Skip to content

New Zealand Sign Language community: Survey on policies, accessibility

What policies and accessibility barriers affect New Zealand Sign Language (NZSL) community members? Researchers conducted a survey.
Photo shows a statue of two hands, each making a loop with the index finger and thumb and interconnecting the loops to make the ASL sign for "connect" or "connection"

Share This Post

Share on facebook
Share on google
Share on twitter
Share on linkedin

Who are the members of the New Zealand Sign Language (NZSL) community? What are their perceptions about the vitality of NZSL? In other words, what do they believe are the biggest threats to the survival of NZSL? In response to these questions, a team of researchers conducted a survey. They offered the survey online, in hard copy, and also in person for participants who had literacy barriers. Meanwhile, the majority of participants were deaf or hard of hearing, but 14 percent were hearing. The survey asked where participants first learned NZSL, and where they used it most now. In addition, participants shared their opinions about accessibility barriers and inequalities for sign language users. They also share opinions about the impact of the NZSL Act of 2006.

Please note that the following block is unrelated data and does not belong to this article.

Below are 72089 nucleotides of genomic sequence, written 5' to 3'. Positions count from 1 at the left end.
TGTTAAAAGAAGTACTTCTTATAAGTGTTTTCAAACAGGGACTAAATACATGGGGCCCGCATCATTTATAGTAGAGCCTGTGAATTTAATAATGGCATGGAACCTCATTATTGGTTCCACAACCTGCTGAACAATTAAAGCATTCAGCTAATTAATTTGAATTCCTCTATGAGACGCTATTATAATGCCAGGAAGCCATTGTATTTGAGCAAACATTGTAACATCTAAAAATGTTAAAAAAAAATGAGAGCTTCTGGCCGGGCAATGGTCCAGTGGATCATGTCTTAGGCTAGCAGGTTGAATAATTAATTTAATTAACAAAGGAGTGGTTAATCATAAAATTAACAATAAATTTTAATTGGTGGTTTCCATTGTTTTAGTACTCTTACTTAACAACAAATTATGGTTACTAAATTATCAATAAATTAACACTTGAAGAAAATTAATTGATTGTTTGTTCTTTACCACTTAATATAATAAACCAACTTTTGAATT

Authors Rachel McKee and Micky Vale released this report on the New Zealand Sign Language Community via the Deaf Studies Research Unit at the Victoria University of Wellington in 2014. Meanwhile, this PDF file is accessible for people using screen reading software but with some difficulty. For example, it does not use bookmarks, and it is not tagged to say its natural language.

Also explore our other resources about different sign languages around the world.

Click here to show & hide the transcript with descriptions

TRANSCRIPT — DESCRIPTIONS AND CAPTIONS

How did you like this resource? 1 Star2 Stars3 Stars4 Stars5 Stars (No Ratings Yet)

Loading…

More Resources to Explore

Photo of a hand touching the screen of a tablet.

Deaf Friendly Bank in Bahrain

One bank in the country Bahrain is now a deaf-friendly bank. Staff at the Al Baraka Islamic Bank have learned a little Bahraini Sign Language.

Do You Want To Share a Resource?

drop us a resource and keep in touch

A tree with different resources like website, email, social media